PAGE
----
Biomarkers could improve early detection of obesty-related lifestyle disease

The results of Maria Arlén Larsen‘s PhD thesis suggest new biomarkers to detect lifestyle diseases early.


MAIN RESULTS:

  1. Insulin and leptin resistance is common in metabolically healthy obesity.

  2. Leptin and adiponectin regulation following high-fat and high-sugar meals is impaired in obese individuals.
  3. Leptin:adioponectin ratio predicts delayed postprandial fat clearance.

THESIS DEFENCE:

Thesis: Early markers of metabolic disease in obesity – A study of postprandial triglycerides, leptin and adiponectin interactions in the view of normal and dysregulated metabolism
Candidate: Maria Arlén Larsen
Time: December 6, 2019 at 12:15
Place: UiT The Arctic University of Norway, MH Vest: Auditorium Cortex
Link to university website


SUMMARY:

Larsen’s studies include blood samples from 36 obese individuals without and 14 with lifestyle diseases, and 17 healthy persons of normal weight.

(1) A majority of young, apparently healthy obese persons have insulin resistance measured as HOMA-IR. Furthermore, they have delayed fat metabolism, as evidenced by delayed clearance of serum and chylomicron triglycerides six hours after a meal. Upper normal levels of fasting triglycerides predicted delayed postprandial triglyceride clearance and insulin resistance.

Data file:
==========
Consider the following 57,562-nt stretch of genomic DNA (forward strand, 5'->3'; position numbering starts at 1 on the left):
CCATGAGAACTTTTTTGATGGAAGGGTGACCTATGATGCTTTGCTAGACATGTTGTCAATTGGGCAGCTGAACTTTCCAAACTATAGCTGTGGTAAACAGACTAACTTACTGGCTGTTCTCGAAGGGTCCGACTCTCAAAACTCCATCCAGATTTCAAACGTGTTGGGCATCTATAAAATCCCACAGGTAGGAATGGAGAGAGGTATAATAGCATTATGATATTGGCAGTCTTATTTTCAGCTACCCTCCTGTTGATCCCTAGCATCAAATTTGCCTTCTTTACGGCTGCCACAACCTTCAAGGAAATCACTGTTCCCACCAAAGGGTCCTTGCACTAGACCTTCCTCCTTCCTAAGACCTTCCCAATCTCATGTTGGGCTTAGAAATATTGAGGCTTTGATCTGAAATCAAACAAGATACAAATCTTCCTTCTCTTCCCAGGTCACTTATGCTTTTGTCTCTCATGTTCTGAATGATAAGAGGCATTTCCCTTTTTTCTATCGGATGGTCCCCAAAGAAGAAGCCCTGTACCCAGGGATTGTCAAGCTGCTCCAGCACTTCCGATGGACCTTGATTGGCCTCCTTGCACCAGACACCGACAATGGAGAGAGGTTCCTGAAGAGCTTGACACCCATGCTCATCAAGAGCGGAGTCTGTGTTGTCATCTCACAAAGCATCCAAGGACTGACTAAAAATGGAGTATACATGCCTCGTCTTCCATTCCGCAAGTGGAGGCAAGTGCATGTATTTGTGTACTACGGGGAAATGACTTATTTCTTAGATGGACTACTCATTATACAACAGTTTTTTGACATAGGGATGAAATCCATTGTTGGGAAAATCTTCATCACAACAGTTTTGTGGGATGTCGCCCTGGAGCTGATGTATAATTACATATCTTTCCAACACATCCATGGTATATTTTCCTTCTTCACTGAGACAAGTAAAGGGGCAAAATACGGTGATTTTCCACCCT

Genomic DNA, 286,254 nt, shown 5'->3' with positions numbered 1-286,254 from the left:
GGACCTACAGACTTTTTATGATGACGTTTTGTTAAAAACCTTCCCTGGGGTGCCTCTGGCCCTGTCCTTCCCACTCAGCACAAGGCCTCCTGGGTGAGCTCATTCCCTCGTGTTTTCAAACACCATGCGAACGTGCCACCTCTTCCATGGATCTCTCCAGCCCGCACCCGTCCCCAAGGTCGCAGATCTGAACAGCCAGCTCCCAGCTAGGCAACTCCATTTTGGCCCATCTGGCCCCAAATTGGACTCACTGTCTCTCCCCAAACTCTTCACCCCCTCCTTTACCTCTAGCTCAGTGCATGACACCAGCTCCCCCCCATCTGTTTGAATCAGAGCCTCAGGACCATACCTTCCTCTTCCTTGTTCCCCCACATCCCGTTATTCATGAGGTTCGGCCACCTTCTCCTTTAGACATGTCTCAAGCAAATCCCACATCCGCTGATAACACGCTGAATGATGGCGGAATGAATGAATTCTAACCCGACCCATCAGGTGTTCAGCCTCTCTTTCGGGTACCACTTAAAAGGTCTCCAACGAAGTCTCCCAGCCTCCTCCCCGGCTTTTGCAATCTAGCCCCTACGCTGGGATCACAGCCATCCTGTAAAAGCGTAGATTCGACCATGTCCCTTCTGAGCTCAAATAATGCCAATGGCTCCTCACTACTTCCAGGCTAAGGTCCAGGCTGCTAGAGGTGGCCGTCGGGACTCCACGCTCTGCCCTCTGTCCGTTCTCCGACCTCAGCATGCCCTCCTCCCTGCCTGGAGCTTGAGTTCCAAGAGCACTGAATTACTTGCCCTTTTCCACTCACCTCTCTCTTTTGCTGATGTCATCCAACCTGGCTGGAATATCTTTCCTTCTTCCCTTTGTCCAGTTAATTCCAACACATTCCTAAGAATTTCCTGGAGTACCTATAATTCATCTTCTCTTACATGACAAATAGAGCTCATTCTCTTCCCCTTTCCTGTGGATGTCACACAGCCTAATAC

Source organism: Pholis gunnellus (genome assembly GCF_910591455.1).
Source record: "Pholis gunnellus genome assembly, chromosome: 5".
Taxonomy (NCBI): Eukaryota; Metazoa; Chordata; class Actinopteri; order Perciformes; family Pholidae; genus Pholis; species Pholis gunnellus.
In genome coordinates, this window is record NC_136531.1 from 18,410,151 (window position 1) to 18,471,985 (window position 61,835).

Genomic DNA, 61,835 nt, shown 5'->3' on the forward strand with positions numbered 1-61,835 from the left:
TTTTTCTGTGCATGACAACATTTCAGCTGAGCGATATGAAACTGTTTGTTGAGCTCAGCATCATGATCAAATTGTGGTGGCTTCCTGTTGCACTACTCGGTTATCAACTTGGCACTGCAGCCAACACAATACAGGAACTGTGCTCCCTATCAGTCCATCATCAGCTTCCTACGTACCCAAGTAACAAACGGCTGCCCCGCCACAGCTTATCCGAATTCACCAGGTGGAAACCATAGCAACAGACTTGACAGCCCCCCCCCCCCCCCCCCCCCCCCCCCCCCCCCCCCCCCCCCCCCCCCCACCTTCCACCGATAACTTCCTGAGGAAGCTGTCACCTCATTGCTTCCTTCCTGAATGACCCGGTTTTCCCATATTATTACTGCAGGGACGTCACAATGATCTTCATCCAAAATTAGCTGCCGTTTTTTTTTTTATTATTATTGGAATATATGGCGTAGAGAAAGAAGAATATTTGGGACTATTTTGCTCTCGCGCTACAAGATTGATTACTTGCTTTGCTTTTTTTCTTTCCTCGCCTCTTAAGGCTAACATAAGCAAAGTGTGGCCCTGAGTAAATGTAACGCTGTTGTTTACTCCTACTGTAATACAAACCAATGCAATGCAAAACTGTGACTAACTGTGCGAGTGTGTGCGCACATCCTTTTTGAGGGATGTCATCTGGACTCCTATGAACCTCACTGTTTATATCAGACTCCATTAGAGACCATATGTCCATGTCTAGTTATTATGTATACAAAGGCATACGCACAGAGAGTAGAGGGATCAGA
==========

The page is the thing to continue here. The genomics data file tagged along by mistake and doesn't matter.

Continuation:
(2) Leptin:adiponectin ratio can detect early metabolic disturbances in obese persons. Leptin resistance, as well as insulin resistance and delayed triglyceride clearance, was highly prevalent in metabolically healthy obese individuals, and even more so in metabolically unhealthy obese individuals. A high leptin:adiponection ratio predicted delayed triglyceride clearance with good specificity and sensitivity.

(3) Obese persons have imbalanced leptin and adiponectin regulation following a meal. In healthy normal weight individuals, adiponectin and leptin decreased up to eight hours following an oral fat tolerance test, whereas these changes were absent in the obese participants. Moreover, the levels of adiponectin and leptin remained unchanged in the normal weight group after an oral glucose tolerance test, but decreased significantly in the obese group.


REFERENCES:

(1) Larsen, M. A., Goll, R., Lekahl, S., Moen, O. S., & Florholmen, J. (2015). Delayed clearance of triglyceride‐rich lipoproteins in young, healthy obese subjectsClinical obesity5(6), 349-357.

(2) Larsen, M. A., Isaksen, V. T., Moen, O. S., Wilsgaard, L., Remijn, M., Paulssen, E. J., Florholmen, J., & Goll, R. (2018). Leptin to adiponectin ratio–A surrogate biomarker for early detection of metabolic disturbances in obesity. Nutrition, Metabolism and Cardiovascular Diseases28(11), 1114-1121.

(3) Larsen, M. A., Isaksen, V. T., Paulssen, E. J., Goll, R., & Florholmen, J. R. (2019). Postprandial leptin and adiponectin in response to sugar and fat in obese and normal weight individualsEndocrine, 1-9.